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Discussion in 'Politics & Current Events' started by TRENCHLORD, May 9, 2012.
i didnt realize Christians "owned" marriage
If a legal equivalent exists for homosexual social union then both pro and anti gay marriage parties get what they want, is that not the perfect compromise?
I don't agree with the majority of anti-gay marriage stances as they are born of bigotry, but I can understand the concern for the respect of religious tradition and how it could be seen as taking something away from religious types that has been a certain way for years.
I also understand that by not granting homosexuals "the whole hog" of the word marriage it would seem like they are some way not being granted full equality, but all the word marriage is the majority understands the definition as a certain thing.
A parallel union for homosexuals sounds like a good idea to me. In that sense if any anything I see it as empowering homosexuals as having their own specific union.
That WOULD make sense, but as has been said in this thread, christians don't have exclusive rights on marriage, despite their religion claiming otherwise. People have been getting married long before Christ left Mary's womb. As many have said, we want equal protection under the law and just equality in general. To say we can't have a marriage because it would upset religious groups is ludicrous. As a banner I once saw on my fb feed said, "If gay marriage is against your religion, don't get gay married." It really is that simple. Where it becomes a problem is religious groups trying to turn the US into a theocracy and cram their beliefs down everyone's throats. Misery loves company as they say, and it seems like their thinking is "Well since I have to live a miserable existence, then so does everyone else."
Many people try arguing that we already have civil unions, and should be grateful for that. Well as it stands, if I happen to be in a civil union and my partner ends up in the hospital, I'm forbidden from seeing them. I'm no better in the hospital's eyes than a friend or acquaintence. That's fucked up. How about being able to save on taxes by filing jointly? Nope, can't do that. What about if my partner is incapacitated, and needs me to act on their behalf? Nope. That would fall onto their next of kin, and if they happen to be bigots, they can do shit like get a restraining order against me just because they don't approve of me. Or at the very least, bar me from visiting my partner while they are in the hospital, even when friends are normally allowed to visit. It's amazing how many freedoms people take for granted until they are denied them.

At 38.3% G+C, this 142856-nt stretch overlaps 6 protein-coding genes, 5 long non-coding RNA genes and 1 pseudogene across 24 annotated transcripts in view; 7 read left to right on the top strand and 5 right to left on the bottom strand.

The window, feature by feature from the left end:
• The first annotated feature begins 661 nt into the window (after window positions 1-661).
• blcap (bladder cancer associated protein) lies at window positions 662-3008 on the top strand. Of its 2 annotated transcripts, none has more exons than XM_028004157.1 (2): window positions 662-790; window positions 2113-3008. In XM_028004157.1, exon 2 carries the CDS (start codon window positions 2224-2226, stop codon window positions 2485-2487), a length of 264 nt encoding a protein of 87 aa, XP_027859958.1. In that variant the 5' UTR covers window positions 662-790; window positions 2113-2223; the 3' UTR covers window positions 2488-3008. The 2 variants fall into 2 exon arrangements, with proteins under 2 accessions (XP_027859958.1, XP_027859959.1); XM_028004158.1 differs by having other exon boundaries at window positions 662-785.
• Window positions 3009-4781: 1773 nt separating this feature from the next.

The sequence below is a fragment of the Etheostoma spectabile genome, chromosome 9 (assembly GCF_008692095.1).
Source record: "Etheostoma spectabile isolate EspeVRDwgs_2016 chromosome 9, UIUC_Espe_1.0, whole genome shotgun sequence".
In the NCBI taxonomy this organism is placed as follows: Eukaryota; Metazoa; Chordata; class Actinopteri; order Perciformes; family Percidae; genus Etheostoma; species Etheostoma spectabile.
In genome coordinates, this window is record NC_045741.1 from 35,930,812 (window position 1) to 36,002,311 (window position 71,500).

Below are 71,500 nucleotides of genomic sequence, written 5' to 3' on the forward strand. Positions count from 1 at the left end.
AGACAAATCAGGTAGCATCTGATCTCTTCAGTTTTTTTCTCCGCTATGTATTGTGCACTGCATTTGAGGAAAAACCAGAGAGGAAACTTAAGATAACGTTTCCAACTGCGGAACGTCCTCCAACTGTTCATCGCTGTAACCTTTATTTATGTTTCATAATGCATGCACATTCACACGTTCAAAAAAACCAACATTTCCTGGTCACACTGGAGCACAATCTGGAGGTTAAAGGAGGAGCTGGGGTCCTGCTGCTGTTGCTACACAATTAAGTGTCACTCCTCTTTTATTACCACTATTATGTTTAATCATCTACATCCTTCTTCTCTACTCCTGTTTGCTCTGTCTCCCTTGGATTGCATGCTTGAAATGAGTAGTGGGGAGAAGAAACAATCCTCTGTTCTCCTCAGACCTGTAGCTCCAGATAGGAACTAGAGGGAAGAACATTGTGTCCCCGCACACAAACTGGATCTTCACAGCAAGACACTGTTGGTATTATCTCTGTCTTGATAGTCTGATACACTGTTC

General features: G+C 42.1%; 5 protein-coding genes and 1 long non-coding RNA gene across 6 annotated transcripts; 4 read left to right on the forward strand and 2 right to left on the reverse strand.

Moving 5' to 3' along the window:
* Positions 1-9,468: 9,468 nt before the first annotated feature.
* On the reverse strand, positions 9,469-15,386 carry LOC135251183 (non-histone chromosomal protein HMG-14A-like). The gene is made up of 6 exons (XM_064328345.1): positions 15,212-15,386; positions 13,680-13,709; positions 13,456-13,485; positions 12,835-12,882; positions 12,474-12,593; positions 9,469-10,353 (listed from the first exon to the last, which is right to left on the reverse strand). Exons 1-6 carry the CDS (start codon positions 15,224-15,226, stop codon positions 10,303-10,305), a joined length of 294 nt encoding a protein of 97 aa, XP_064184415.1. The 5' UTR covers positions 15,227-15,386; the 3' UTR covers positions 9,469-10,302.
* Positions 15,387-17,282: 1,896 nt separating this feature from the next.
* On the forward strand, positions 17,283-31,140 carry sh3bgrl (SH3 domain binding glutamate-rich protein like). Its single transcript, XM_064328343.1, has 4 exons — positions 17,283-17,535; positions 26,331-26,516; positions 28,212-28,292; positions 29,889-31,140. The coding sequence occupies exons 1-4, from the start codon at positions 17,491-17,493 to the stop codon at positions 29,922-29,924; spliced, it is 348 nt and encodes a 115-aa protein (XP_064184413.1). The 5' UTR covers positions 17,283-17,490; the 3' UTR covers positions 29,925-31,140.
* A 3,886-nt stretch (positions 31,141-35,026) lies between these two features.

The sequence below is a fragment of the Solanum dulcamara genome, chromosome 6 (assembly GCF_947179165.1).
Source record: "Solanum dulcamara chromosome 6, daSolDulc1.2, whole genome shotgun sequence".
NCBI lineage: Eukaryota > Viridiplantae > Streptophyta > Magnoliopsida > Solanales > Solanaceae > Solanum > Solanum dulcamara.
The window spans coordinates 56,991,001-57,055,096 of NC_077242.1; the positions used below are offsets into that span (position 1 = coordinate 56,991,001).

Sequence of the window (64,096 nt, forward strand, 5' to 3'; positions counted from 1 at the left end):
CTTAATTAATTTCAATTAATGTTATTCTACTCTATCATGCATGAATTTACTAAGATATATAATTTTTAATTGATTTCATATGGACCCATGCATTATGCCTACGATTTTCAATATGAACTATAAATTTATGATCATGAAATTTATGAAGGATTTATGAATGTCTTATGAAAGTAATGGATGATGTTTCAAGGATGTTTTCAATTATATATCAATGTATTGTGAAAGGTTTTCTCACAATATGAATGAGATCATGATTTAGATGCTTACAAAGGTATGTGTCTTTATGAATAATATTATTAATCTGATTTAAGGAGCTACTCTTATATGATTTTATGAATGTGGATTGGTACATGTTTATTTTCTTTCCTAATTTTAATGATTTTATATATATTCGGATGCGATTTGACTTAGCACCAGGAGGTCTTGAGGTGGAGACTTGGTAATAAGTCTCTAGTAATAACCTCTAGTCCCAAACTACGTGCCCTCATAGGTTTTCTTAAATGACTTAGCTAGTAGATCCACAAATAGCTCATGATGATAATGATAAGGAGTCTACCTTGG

Legal factors aside, what the hell makes us any less of people that we can't have a marriage. That very notion implies that we are less than other people and therefore we are not entitled to the same rights based on the who we sleep with. Being gay doesn't affect other people negatively in any way, it won't make you gay if you're not already, and I find it VERY unlikely that dudes banging dudes will bring about the next apocalypse. Why not just say fuck it, and legalize gay marriage? Because marriage is sacred? Please, divorce rates are so damn high these days. My dad is on his fifth marriage, and that one looks like it's about to flop too.
No, America is still being led around on it's short leash by modern fundie christians. THAT'S the real reason it's still banned.
The problem is, you run into concerns about "separate but equal;" a phrase that has enormously negative connotations for a large part of American history. That is why many states which allowed civil unions have gone on to legalize full gay marriage. Plus, many state civil unions are most definitely NOT "equal" to marriage.